Cropped organic cotton are stocked in Apodi, Rio Grande do Norte, Brazil
Washington - AFP
The United States and Brazil closed a 12-year-old fight over US cotton subsidies Wednesday, with the US paying $300 million to the Brazilian Cotton Institute to settle the trade battle.
US Trade Representative Michael Froman said Brazil had agreed to end its World Trade Organization case against the world's largest cotton exporter, and to not lodge any new actions as long as current US policies remain in place.
The US meanwhile must hold to the conditions under its current farm support policies. That includes keeping new limits on export credits and guarantees provided to cotton exporters, so as not to give them unfair advantage in the global marketplace.
Brazil, the world's fourth-largest cotton exporter, first raised objections to US cotton subsidies in 2002, saying US subsidies violated WTO rules.
The WTO ruled in Brazil's favor in 2005 and again in 2008, allowing Brasilia to impose countermeasures against US trade.
That verdict raised US worries about losing market access and intellectual property protection in Brazil, as well as the United States's 28 percent share of global cotton trade.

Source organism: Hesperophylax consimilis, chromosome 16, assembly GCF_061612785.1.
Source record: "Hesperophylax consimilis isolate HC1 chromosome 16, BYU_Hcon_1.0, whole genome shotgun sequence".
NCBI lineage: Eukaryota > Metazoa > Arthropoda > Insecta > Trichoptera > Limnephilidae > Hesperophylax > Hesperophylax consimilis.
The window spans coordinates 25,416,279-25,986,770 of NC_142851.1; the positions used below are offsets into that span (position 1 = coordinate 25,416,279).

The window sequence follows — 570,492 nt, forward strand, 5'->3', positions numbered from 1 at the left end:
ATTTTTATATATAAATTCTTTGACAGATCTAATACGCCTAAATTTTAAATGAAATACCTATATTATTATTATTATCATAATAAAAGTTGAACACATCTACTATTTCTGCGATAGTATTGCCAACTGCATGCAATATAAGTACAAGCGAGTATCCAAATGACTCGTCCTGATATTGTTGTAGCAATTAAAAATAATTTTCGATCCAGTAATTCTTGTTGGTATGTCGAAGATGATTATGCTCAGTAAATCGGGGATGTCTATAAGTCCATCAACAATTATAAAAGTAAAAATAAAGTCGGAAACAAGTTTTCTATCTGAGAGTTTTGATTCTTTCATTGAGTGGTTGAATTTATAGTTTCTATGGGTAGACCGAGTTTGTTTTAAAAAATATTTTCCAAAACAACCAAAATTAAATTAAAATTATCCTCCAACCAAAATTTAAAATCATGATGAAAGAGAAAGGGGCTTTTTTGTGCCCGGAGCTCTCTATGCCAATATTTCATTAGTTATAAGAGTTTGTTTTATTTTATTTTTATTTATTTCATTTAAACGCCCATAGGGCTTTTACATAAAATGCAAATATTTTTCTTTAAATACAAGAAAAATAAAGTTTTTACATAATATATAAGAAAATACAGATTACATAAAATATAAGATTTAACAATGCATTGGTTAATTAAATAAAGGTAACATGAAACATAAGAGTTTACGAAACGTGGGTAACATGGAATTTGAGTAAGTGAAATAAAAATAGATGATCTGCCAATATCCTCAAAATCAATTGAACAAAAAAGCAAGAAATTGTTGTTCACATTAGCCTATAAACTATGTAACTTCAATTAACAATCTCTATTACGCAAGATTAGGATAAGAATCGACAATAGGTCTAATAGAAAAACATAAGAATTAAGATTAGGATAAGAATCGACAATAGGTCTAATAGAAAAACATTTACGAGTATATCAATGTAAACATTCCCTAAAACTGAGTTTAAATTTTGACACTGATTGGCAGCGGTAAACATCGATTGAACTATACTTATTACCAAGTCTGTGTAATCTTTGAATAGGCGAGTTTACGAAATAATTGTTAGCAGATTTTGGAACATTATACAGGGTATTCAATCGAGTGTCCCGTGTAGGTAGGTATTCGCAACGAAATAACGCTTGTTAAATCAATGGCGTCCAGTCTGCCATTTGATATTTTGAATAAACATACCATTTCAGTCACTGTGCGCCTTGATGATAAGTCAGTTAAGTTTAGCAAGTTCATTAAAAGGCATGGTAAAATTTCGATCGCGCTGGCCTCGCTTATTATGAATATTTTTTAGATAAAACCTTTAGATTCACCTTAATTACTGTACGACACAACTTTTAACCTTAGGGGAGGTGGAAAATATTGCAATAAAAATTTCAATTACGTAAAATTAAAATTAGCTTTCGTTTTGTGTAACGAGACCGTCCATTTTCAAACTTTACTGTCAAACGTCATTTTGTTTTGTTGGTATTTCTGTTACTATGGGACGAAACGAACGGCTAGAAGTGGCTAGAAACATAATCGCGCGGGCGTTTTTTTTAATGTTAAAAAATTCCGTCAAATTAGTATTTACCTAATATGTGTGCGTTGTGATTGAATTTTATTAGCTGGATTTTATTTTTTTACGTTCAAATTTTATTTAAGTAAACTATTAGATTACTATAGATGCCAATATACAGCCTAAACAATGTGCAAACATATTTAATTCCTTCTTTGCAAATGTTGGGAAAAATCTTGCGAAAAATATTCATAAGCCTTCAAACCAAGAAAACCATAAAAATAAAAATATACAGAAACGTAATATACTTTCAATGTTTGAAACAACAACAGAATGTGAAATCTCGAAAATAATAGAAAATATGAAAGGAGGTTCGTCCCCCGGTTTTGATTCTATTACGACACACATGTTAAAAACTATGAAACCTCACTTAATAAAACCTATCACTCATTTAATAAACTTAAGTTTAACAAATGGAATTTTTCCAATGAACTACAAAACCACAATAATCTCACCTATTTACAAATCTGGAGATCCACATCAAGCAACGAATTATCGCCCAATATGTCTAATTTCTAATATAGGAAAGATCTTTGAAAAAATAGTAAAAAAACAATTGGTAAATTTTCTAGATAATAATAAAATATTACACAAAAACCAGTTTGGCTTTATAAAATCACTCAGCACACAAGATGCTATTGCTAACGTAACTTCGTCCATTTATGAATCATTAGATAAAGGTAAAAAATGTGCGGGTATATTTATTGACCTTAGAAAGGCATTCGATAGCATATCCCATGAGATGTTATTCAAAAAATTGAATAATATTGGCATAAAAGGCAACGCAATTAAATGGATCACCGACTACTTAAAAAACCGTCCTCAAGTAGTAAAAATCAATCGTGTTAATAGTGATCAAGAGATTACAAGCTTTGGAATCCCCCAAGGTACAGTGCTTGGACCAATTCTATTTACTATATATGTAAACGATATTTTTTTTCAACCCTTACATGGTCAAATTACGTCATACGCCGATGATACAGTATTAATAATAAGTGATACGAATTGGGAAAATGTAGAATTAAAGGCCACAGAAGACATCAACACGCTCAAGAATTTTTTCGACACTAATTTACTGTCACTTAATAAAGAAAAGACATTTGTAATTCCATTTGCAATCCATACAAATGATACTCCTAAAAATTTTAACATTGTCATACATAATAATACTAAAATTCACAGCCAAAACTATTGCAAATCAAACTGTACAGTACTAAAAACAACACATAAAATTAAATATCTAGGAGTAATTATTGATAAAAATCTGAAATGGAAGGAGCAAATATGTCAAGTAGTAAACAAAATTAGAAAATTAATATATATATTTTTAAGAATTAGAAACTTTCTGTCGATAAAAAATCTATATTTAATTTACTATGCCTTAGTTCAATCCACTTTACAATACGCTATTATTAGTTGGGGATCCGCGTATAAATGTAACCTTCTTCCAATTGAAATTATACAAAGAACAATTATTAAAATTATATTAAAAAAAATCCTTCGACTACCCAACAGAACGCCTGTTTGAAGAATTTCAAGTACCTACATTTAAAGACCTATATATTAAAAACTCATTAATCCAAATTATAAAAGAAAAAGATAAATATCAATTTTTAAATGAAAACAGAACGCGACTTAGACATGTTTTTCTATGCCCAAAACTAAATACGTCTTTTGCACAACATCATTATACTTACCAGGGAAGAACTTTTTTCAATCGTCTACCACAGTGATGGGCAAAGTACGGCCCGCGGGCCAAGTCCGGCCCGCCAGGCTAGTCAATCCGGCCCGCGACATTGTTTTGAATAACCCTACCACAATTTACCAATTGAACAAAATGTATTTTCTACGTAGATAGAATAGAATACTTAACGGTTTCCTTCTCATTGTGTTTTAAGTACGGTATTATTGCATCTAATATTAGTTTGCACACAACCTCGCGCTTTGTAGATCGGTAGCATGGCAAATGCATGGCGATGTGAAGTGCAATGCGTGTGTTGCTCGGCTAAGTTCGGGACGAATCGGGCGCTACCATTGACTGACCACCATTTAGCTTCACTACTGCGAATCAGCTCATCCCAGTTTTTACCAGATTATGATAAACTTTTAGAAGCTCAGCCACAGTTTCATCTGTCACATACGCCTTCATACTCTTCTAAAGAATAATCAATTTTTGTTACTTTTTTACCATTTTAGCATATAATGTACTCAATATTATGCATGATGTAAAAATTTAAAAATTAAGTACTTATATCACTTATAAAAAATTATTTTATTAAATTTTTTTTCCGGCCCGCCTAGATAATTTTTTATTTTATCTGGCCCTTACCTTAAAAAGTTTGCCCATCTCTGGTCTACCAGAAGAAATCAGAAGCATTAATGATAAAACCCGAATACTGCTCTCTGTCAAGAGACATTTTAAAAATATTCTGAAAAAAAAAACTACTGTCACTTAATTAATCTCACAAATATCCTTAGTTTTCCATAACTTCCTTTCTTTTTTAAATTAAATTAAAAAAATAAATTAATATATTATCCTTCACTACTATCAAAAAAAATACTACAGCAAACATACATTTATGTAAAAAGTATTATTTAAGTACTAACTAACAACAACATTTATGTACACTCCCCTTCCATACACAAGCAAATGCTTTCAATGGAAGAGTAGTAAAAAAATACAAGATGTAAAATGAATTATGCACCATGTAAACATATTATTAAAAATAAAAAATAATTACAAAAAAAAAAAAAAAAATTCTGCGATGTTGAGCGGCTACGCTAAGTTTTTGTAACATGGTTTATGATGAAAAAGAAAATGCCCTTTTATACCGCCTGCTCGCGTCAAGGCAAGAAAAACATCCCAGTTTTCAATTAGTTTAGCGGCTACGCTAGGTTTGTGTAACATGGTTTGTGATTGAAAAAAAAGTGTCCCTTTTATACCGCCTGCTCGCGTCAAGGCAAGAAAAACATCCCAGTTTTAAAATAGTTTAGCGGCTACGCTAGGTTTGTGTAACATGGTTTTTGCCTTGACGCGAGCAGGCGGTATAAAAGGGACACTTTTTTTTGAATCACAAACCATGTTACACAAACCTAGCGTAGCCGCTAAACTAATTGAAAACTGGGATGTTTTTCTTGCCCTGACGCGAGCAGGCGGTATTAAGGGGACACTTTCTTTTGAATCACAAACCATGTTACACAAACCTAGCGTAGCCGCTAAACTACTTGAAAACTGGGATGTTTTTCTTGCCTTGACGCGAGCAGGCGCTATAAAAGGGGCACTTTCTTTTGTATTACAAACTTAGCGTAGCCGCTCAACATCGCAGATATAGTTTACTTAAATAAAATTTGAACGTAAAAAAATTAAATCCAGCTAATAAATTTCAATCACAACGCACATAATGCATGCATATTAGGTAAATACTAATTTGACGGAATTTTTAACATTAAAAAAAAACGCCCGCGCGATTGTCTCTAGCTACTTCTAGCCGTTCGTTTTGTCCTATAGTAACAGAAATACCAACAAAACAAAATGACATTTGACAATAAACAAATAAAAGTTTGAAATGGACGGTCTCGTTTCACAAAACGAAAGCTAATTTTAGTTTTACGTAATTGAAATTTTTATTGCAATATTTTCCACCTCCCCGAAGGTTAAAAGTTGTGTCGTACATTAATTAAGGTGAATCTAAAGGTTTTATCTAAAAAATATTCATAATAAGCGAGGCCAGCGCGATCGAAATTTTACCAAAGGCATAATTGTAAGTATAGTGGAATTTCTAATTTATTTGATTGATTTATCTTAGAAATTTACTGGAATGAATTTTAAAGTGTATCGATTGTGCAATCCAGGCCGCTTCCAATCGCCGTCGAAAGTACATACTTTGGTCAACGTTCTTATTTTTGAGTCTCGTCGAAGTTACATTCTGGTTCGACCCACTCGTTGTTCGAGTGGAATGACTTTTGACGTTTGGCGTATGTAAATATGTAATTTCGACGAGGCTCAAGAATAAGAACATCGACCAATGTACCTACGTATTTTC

What led to the deal announced Wednesday was an interim agreement in 2010 for Brazil not to take retaliatory action, backed by payments to the country, and then the passage of a new farm bill by the US Congress in February this year which tightened US cotton support programs and export guarantee programs.
"There was an understanding that quarreling was not the best thing," Brazil's foreign minister, Luiz Alberto Figueiredo, said in Washington.
"We won the WTO dispute... and now we achieved an agreement between the two countries to resolve the issue."
He noted that the $300 million payment to support the Brazilian Cotton Institute comes on top of $505 million the United States already paid Brazil in the case.
Figueiredo said the changes to US export financing exacted in the deal were cut back not only for cotton but other crops Brazil is concerned about.
"Today's agreement brings to a close a matter which put hundreds of millions of dollars in US exports at risk," USTR Froman said in a statement.
"The United States and Brazil look forward to building on this significant progress in our bilateral economic relationship.".